So this is the week. Unless it's not.
“They'll have options,”
At this point it appears we're down to a four-team playoff (inside or outside the bowls and yes, there's quite a difference between the two) or a
Fischer: To be clear, I'm first and foremost in favor of an eight-team playoff and, after that, a four-team playoff involving top three conference champs and one at-large team. However, being at conference meetings and talking to folks, the university presidents are the ones deciding things and when those like Harvey Perlman come out saying they want the status quo, I understand we're in for a fight even if most are leaning toward a four-team playoff in 2014-15.
I am simply going to argue that if it comes down to it, a plus-one isn't a terrible postseason system (and should, at least, be a stop-gap before going to an eight-team playoff down the road).
Hinton: I'd like to point out how strange it is that this debate exists. Arguing against a plus-one format feels like arguing against a proposal to take seat belts out of cars: So blindingly obvious on its face, it's difficult to know where to begin taking it apart. At this time last month, the idea seemed appropriately dead in the water. After months of slow but productive negotiations over an actual, honest-to-god playoff, adopting the plus-one is literally the only way the architects of college football's postseason can screw this up.
And yet, here we are. So let's start with the basics and work from there:
A plus-one is not a playoff, or a compromise on a playoff. Just so there is no confusion. A few years back,
Fischer: I have nothing to argue on this front. Like I said, I'm all for an NFL-style eight-team playoff but will add that pairing the No. 1 and No. 2 teams in the country is exactly what the BCS has been tasked with all these years and the plus-one would, in many ways, be an extension of that philosophy that truly pairs the top two teams in the country after a meaningful non-conference game late in the year.
Hinton: Next: A plus-one would entrench the status quo. In fact, it's a conscious rejection of the playoff push, the whole point of which is demand for a system that judges aspiring champions by actually having them compete against one another – you know, the basic premise of the sport, and of competition in general as practiced by virtually every other competitive entity in the world. Plus-one proposals default to what we have now: A random cabal of pollsters, coaches, computer programmers and whoever else they can graft on to anoint contenders by fiat. (Among the proponents of a plus-one, for example, are a couple of Texas businessmen – fans – who have pitched a proprietary plan to BCS honchos on multiple occasions.) Nothing changes except that the music stops in early January instead of early December.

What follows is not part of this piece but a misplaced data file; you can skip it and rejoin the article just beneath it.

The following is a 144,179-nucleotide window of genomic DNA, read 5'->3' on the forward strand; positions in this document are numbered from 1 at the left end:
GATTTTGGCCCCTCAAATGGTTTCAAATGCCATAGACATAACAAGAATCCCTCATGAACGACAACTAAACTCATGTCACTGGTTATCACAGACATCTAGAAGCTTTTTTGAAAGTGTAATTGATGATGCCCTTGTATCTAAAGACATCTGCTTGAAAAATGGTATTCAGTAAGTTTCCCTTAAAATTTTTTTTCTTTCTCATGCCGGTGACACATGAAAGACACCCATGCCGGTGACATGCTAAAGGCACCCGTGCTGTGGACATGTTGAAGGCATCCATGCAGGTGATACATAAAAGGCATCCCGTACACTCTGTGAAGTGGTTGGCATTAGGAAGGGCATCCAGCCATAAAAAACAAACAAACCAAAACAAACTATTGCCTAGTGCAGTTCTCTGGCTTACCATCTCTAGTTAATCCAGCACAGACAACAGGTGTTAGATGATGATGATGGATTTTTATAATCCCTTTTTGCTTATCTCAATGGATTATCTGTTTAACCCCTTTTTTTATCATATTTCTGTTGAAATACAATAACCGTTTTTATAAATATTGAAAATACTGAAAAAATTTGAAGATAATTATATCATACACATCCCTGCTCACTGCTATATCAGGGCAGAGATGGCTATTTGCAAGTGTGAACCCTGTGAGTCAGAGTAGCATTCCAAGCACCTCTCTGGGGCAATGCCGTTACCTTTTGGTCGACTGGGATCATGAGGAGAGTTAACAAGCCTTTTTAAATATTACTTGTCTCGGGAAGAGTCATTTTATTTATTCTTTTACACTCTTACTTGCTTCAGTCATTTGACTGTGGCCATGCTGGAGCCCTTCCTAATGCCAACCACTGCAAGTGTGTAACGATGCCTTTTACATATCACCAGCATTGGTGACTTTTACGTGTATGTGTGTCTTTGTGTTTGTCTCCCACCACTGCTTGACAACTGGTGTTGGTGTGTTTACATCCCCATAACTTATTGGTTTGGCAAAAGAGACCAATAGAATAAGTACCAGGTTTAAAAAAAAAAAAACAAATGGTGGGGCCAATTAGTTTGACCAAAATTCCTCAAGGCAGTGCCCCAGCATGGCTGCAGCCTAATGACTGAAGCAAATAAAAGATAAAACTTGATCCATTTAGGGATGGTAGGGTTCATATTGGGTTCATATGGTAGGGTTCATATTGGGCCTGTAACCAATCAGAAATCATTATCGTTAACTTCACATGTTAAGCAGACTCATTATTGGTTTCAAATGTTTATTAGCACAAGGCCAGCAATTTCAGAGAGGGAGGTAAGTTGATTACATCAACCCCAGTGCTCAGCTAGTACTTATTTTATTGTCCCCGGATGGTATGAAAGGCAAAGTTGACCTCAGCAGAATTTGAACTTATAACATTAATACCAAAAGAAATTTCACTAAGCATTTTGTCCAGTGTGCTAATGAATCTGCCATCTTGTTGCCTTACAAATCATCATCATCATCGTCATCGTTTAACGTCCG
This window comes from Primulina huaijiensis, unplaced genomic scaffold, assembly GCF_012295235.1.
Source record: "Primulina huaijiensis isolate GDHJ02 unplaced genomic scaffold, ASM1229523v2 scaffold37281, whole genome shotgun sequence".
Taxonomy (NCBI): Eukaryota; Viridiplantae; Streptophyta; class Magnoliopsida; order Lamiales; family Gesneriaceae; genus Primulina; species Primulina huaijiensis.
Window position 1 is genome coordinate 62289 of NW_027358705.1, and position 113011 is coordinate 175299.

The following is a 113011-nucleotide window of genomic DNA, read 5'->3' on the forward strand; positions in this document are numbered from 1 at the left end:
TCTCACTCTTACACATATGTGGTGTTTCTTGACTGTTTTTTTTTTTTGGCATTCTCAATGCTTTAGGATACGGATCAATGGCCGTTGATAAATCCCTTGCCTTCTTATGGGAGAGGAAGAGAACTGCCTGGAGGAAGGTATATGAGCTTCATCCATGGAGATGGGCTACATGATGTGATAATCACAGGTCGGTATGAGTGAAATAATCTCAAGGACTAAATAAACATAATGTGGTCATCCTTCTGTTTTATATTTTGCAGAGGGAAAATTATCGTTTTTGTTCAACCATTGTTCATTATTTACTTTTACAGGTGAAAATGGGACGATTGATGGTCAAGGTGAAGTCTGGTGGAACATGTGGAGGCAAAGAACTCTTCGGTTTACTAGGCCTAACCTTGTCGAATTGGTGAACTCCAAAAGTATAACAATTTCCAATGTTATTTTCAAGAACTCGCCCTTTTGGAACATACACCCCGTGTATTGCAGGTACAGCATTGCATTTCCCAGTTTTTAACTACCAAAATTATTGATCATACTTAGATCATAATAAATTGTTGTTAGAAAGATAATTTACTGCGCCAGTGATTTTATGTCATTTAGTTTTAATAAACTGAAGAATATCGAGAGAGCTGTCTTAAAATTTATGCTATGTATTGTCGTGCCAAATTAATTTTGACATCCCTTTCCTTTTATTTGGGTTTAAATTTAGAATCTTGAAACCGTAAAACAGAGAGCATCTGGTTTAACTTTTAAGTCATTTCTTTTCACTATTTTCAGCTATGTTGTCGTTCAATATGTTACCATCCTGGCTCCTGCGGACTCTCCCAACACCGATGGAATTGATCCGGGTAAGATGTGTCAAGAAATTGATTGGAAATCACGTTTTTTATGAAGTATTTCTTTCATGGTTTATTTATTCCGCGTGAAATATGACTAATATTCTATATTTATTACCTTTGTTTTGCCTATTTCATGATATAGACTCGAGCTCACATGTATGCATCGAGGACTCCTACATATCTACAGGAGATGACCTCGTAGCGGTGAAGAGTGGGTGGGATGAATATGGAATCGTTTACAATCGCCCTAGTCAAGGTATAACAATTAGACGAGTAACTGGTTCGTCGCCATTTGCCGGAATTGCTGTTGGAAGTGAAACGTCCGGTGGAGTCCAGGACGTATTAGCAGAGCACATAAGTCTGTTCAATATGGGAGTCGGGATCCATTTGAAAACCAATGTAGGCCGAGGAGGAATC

Fischer: I disagree because a plus-one would place emphasis on getting into the BCS bowl games in the first place and playing well throughout the season. That means winning the conference and having a good strength of schedule, the latter being a component most have argued to be included in the future system regardless of the structure. Because losing a game (or two) wouldn't take you out of the running for the national championship game, we would see more LSU-Oregon or Ohio State-Texas matchups. The Chick-fil-A's, ESPN's and Jerry Jones' of the world would be able to get blockbuster games scheduled easier and provide the TV partners with even more meaningful games early in the season. I'm not sure the four-team playoff encourages schools to take the risk like a plus-one does when they have to fight all season long to be in the top four and/or win their conference.
Hinton: A plus-one would only magnify existing problems. The most persistent complaint about the BCS has always been that it's too exclusive: Drawing the line at two teams pretty much guarantees that other deserving outfits are going to be left out. Again, a plus-one does nothing to address this original sin. If anything, it exacerbates it. Why would subjectively isolating the top two teams be any more fair or less controversial after the bowls than it is after the regular season?
Fischer: Let me interject because I don't see it narrowing the field at all. A plus-one would have 10 of the best teams in college football playing each other at the end of the season and from that group, presumably, two of the five winners would be playing for the crystal ball. Think about the last five years and some of the matchups that could have come about in a plus-one if things played out right:
2010: Alabama vs. Boise State
2008: LSU vs. USC
Now that would have been three years in a row a non-BCS AQ team could have played for the championship. The plus-one system would give the smaller schools a chance to wipe away the, "they didn't play anybody" argument at the end of the season because wouldn't you know it, they beat a pretty good team to be in position to play for it all.